Cyclocross Spectator Survival Guide

Wearing costumes, getting saucy, rolling in the mud, pushing the limits of cycling ability; cyclocross racers are doing it ALL FOR YOU, the spectator. OK, so most of us would probably still do those things in a dark room with nobody watching, but the point remains, cyclocross is a wicked fun spectator sport. The atmosphere is like tailgating, with food, drink, music, and lots of socializing. Courses are designed so that spectators can see a lot of action from one vantage point. Races are short and action packed, with nary a dull moment and little waiting time for results.

Seeing as CX is new to New Orleans, and some of the surrounding areas, YYR has some tips on how to get the most out of the season opener on October 19, as well as all upcoming races. Bring your friends, bring your family, bring your Franzia.

WHAT TO BRING:

Beer – Cyclocross and beer go together like, well, like New Orleans and beer! Not all races will have beer sponsors. BYOB is always a good policy. Remember to bring a few extra cold ones to hand up to racers in need of sudsy hydration.

Food – Like beer, some will be available at the race. In City Park we will have red beans and rice up to your eyeballs, courtesy of Blue Runner. It never hurts to bring other comestibles though. The atmosphere will be similar to tailgating. So if you are in the mood to bring out the grill and fire it up, you will probably make a lot of friends.

Chairs – Because who really wants to stand up all the time?

Cowbell – The original noisemaker of CX. Try to get your hands on one. There is a crazy Pavlovian response that occurs when a cyclist hears a cowbell. If you cant find one, bring out anything to make noise. Vuvuzelas, drum kits, dangerous Chinese firecrackers, etc.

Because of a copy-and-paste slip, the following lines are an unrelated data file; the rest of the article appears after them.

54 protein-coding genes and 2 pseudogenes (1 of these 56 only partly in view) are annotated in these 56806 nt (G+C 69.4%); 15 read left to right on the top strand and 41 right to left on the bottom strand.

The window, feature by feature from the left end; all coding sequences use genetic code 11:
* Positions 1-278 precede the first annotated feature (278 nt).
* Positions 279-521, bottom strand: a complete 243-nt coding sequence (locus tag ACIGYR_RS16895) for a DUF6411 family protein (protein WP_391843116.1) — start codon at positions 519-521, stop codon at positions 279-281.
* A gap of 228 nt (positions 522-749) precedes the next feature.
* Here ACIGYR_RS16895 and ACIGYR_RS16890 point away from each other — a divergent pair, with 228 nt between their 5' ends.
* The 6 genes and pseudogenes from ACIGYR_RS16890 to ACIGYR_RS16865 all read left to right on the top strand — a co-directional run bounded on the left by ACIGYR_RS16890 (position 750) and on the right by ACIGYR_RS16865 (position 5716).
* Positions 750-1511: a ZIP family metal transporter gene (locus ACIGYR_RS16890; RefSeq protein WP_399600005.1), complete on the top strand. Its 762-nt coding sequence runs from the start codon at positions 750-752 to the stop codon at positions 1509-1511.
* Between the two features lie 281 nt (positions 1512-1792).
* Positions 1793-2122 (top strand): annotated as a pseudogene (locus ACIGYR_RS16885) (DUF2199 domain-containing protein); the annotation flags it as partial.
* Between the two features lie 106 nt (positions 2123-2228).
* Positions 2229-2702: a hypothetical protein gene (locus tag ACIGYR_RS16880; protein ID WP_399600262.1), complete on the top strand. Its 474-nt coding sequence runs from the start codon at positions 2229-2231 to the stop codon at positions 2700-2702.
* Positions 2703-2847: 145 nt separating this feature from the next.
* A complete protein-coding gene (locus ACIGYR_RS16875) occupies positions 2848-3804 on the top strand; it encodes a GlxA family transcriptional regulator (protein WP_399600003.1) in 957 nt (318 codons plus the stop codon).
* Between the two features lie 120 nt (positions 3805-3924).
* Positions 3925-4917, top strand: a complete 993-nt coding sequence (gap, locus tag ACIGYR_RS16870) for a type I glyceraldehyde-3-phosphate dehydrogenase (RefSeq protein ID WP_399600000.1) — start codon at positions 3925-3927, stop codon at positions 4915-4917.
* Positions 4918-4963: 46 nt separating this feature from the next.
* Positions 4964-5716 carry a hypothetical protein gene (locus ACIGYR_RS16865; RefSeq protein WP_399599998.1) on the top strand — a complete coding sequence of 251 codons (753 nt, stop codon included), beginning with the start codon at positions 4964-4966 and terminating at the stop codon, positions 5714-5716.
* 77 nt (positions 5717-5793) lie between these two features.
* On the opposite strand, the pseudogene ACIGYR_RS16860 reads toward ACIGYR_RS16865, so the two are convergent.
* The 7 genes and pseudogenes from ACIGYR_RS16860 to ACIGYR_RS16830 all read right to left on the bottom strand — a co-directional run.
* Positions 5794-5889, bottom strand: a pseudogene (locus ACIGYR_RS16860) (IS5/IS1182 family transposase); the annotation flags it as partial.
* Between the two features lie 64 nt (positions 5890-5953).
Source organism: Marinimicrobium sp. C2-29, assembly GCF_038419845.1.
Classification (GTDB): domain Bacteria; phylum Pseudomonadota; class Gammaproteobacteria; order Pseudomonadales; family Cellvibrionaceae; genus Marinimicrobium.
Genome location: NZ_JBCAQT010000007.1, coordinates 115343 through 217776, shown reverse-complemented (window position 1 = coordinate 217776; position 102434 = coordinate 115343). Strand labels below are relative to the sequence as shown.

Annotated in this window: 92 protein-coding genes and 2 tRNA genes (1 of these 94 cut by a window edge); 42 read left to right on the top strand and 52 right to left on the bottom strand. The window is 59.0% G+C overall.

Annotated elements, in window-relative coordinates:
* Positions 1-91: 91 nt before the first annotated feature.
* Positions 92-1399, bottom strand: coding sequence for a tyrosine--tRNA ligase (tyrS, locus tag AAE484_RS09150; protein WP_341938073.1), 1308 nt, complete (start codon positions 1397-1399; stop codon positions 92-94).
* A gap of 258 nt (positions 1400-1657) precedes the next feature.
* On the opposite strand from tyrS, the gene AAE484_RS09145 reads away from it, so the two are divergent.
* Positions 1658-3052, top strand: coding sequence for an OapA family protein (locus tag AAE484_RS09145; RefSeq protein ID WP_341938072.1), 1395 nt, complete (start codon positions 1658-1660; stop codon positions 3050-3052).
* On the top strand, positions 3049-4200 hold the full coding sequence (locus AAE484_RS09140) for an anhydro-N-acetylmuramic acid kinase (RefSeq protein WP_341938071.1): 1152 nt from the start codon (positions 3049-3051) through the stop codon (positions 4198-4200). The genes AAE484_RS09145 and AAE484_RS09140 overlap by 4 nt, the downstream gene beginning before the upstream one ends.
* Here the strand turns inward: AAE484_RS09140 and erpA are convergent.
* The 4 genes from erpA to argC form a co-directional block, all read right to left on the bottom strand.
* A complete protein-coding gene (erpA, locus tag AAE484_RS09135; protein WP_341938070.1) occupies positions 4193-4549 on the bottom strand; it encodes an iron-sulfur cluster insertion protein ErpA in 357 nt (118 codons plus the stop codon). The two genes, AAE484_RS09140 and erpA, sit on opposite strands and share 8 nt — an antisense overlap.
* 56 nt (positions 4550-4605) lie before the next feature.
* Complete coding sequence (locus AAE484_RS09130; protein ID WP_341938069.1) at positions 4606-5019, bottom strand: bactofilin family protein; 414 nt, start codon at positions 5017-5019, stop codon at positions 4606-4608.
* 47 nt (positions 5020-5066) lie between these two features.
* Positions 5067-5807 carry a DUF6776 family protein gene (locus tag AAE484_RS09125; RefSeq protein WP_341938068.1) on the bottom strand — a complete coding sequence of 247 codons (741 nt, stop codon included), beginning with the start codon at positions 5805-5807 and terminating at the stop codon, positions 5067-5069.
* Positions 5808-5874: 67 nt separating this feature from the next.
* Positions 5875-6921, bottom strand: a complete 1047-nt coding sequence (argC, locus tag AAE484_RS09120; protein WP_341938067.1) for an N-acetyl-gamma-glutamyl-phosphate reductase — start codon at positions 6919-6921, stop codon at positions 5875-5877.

Boots – You know those shrimping boots you like to pull out during Jazz Fest? Well they’re also a perfect accessory for ‘cross. Since our New Orleans course is pretty much in the swamp, any bit of precipitation and things will become nice and mucky (Speedos optional, but encouraged. See below).

Bug Spray – It’s important to remember when playing outside that the bugs were there first, and we are just visiting. They tend to like to hang out in the same places as CX racers. Namely mud and grass and everywhere wild and woody, but never too far from the keg.

Blanket – Outside of New Orleans, temperatures have been known to drop at times to 50 degrees Farenheit, or less. A blanket is to cyclocross what a towel is to Douglas Adams. You can wrap yourself up in it, lay it out on the ground, send smoke signals, or with enough hands, even use it as a trampoline.

WHAT TO DO

Heckle, Cackle, Cheer, Jeer – You know, the usual. Make up sarcastic nicknames for random competitors, scream nonsense, tell racers you love them, get creative. Whatever, just make some noise.

Hand-Ups: – Sometimes we need a boost during the race. It’s super rad when you’re right there on the edge of the course, arm extended, fingers lightly purchased on a generous offer of libation; bottle of Gatorade, can of beer, shot of espresso, etc.

Costume – You came out here to party, right? Go all the way with it. Get ultra weird.

Side Bets – Put your money where your mouth is. Nothing says “I believe in my racer buddy!” like running your mouthpiece and making friendly wagers with strangers.

BE THERE – This is really the most important thing. Cyclocross is the most fun bike sport to watch and has a huge tradition of spectator interaction and partying. We want that support and promise to put on a good show. Oh yeah, spectating is always FREE!

Personally, I know some friends of mine will be having a pregame party and group ride to the course, and that sounds like a pretty good idea for the rest of you. Spread the word. Spread the love. Smear the mud.

Cheers,
Yeah You Ride

See previous cyclocross action on our site. 

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